US President Donald Trump has threatened to send in the military to quell growing civil unrest over the death of a black man in police custody.
He said if cities and states failed to control the protests and “defend their residents” he would deploy the army and “quickly solve the problem for them”.
The death of George Floyd, 46, in Minneapolis on 25 May triggered an outpouring of anger across the country.
Major cities have implemented curfews as the unrest enters its seventh day.
New York City has imposed a citywide lockdown until 05:00 on Tuesday. Washington DC, meanwhile, has extended its curfew for another two nights.
But the demonstrations are expected to continue. They began after a video showed Mr Floyd being arrested and a white police officer continuing to kneel on his neck even after he pleaded that he could not breathe.
The officer, Derek Chauvin, has been charged with third-degree murder and manslaughter and will appear in court next week. Three other police officers have been fired.
On Monday, an official post-mortem examination declared Mr Floyd’s death a homicide.
What did Trump say?
The president delivered a brief address from the White House Rose Garden on Monday evening, and it was marked by the sound of a nearby protest being dispersed with tear gas and rubber bullets.
He said “all Americans were rightly sickened and revolted by the brutal death of George Floyd” but said his memory must not be “drowned out by an angry mob”.
Mr Trump described the scenes of looting and violence in the capital on Sunday as “a total disgrace” before pledging to bolster the city’s defences.
“I am dispatching thousands and thousands of heavily armed soldiers, military personnel and law enforcement officers to stop the rioting, looting, vandalism, assaults and the wanton destruction of property,” he said.
Mr Trump then turned his attention to the national protests, which he blamed on “professional anarchists” and the anti-fascist group Antifa. On Sunday, he designated Antifa as a terrorist organisation.
He called on cities and states to deploy the National Guard, the reserve military force that can be called on to intervene in domestic emergencies, “in sufficient numbers that we dominate the streets”. About 16,000 of its troops have been deployed to deal with the unrest so far.
Mr Trump added: “If a city or state refuses to take the actions that are necessary… then I’ll deploy the United States military and quickly solve the problem for them.”
“I want the organisers of this terror to be on notice that you’ll face severe criminal penalties,” he said.
His comments were met with swift criticism from senior Democrats. Joe Biden, the party’s presumptive presidential candidate, said Mr Trump [was] using the American military against the American people”.
Senate Minority Leader Chuck Schumer said: “How low can this president go?… His actions reveal his true nature.”
An escalation of force?
Throughout Monday, pressure grew on Donald Trump to take action to address the rising unrest in major cities across the US. As the sun set in Washington DC, in a hastily arranged Rose Garden address, the president outlined what that action would be.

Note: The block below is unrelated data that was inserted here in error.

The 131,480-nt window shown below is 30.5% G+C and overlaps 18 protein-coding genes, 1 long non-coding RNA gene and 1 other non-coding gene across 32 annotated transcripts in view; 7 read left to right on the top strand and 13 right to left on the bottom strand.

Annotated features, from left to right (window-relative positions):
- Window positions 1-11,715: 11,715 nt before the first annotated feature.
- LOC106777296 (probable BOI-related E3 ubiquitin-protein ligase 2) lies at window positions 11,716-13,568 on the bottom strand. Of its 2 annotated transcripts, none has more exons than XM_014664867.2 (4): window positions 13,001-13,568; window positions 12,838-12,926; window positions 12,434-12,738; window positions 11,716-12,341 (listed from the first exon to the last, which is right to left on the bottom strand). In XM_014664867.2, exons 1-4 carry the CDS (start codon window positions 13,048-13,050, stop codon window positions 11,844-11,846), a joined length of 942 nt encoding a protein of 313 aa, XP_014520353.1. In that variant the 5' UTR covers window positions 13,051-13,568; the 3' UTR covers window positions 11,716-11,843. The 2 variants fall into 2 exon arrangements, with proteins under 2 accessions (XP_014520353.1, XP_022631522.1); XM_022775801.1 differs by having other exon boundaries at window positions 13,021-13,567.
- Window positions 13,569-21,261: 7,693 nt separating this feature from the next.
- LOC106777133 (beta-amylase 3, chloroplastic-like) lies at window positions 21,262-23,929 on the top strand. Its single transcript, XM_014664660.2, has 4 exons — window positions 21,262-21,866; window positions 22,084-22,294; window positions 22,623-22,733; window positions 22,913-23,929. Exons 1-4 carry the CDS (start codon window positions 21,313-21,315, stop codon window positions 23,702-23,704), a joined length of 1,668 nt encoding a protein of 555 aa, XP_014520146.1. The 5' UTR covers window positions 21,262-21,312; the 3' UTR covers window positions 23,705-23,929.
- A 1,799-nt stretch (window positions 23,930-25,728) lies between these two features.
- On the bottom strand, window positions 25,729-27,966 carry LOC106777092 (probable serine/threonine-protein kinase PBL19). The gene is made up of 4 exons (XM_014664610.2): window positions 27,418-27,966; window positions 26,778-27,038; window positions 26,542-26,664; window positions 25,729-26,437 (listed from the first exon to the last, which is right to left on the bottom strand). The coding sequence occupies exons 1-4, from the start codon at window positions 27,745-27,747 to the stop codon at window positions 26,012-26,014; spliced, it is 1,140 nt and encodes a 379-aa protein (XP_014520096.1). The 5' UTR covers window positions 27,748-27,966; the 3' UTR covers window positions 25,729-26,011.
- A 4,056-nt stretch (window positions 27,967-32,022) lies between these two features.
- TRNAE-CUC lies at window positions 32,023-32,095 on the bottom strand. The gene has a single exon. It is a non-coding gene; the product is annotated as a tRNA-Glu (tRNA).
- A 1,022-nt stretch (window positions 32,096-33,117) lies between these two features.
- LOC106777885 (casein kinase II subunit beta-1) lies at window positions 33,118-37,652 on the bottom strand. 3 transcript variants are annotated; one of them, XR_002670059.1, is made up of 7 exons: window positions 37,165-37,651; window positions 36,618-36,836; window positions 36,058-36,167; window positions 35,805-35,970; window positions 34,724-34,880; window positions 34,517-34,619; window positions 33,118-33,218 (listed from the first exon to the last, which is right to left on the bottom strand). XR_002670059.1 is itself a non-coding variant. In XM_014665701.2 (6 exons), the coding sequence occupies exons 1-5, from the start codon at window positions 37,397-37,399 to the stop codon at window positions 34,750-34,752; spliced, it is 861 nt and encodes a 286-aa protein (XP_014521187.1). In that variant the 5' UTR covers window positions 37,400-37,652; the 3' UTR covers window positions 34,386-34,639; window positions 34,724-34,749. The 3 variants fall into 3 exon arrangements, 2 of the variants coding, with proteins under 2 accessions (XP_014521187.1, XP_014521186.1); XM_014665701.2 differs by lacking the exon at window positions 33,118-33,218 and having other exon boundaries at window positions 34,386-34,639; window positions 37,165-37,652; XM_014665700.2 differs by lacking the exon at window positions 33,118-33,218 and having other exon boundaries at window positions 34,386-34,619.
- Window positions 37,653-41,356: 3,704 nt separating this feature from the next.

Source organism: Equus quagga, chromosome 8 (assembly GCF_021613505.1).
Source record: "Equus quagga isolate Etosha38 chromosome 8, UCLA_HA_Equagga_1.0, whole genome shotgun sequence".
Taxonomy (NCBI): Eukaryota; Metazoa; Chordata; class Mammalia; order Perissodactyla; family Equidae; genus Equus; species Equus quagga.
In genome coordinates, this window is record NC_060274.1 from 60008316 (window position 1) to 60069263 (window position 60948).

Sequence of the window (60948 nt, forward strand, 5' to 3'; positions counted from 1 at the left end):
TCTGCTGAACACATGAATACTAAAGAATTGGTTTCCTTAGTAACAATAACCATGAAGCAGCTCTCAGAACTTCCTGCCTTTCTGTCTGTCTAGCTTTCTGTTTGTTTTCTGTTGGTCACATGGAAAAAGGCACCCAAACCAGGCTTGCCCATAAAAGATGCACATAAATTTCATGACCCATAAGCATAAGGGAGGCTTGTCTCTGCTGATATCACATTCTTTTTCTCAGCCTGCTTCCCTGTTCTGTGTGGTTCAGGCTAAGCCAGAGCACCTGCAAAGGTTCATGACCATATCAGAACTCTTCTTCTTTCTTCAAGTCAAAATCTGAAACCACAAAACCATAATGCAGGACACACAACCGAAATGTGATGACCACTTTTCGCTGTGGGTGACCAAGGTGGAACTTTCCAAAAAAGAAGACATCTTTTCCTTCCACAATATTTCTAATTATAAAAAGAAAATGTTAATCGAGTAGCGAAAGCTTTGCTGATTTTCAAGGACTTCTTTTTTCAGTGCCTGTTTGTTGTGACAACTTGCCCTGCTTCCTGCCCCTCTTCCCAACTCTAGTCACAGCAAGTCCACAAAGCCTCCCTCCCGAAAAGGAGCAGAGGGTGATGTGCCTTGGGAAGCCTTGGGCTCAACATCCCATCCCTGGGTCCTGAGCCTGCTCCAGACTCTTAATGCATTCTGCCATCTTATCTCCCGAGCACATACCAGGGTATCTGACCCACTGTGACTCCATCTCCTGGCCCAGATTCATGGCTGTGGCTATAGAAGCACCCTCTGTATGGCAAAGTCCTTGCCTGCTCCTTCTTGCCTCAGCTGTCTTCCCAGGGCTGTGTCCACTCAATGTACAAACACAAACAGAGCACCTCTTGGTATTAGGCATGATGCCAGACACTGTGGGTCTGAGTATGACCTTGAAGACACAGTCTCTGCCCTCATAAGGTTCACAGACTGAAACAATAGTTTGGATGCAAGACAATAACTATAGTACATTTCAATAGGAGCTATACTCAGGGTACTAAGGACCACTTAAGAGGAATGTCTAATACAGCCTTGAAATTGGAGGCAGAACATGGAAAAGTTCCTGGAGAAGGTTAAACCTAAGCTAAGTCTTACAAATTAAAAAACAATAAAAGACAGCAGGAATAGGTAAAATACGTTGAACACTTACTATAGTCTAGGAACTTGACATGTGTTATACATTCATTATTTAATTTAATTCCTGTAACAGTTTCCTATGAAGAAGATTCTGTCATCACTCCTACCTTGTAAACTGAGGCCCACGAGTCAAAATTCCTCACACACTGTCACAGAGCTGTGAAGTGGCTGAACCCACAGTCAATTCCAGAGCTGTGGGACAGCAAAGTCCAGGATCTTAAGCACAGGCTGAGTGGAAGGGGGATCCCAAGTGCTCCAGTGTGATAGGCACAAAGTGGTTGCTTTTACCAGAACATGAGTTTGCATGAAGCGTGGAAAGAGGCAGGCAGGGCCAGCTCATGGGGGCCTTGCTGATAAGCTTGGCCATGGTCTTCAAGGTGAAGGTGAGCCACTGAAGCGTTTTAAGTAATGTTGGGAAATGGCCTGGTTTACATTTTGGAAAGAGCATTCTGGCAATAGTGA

Governors were warned that if they did not effectively secure property and safety on the streets, the president would cite a centuries-old law to dispatch the US Army on American soil. And in the District of Columbia, which is under federal authority, the president had already ordered the military to deploy in force.
Moments before the president spoke, promising he was on the side of peaceful protesters, those armed soldiers cleared out peaceful protesters from Lafayette Square, across the street from the White House.
It set the stage for the president to walk with his senior staff across the park to St John’s Church, which was lightly damaged in a fire set by rioters the previous evening – an important symbolic gesture or an unnecessary photo opportunity, depending on one’s perspective. Posing in front of the building with a Bible, he promised that America was “coming back strong” and “it won’t take long”.
There was no talk of police reforms or the root causes of the protests that began last week at any point in the evening’s proceedings. Instead, he said he was the “president of law and order” – a sign, it seems, that his solution to the ongoing crisis will be an escalation of force.
What’s the latest with the protests?
More than 75 cities have seen protests over what happened to George Floyd. Streets that only days ago were deserted because of the coronavirus pandemic have filled with demonstrators marching shoulder to shoulder.
Protests kicked off for another evening on Monday. More than 40 cities have imposed or extended their curfews.
On Sunday, mostly peaceful demonstrations once again gave way to violence in many cities, with clashes erupting between police and protesters.
Police cars were burned, buildings were torched and shops looted in several places. Dozens of cities imposed curfews but they were defied.
Many videos shared on social media from across the US appeared to show riot police responding disproportionately to demonstrators. Dozens of attacks targeting journalists have been reported.
And the chief of Louisville Police in Kentucky was fired after law enforcement shot into a crowd, killing the owner of a nearby business.
Mayor Greg Fischer said officers and troops involved in the shooting failed to activate body cameras. “This type of institutional failure will not be tolerated,” he said.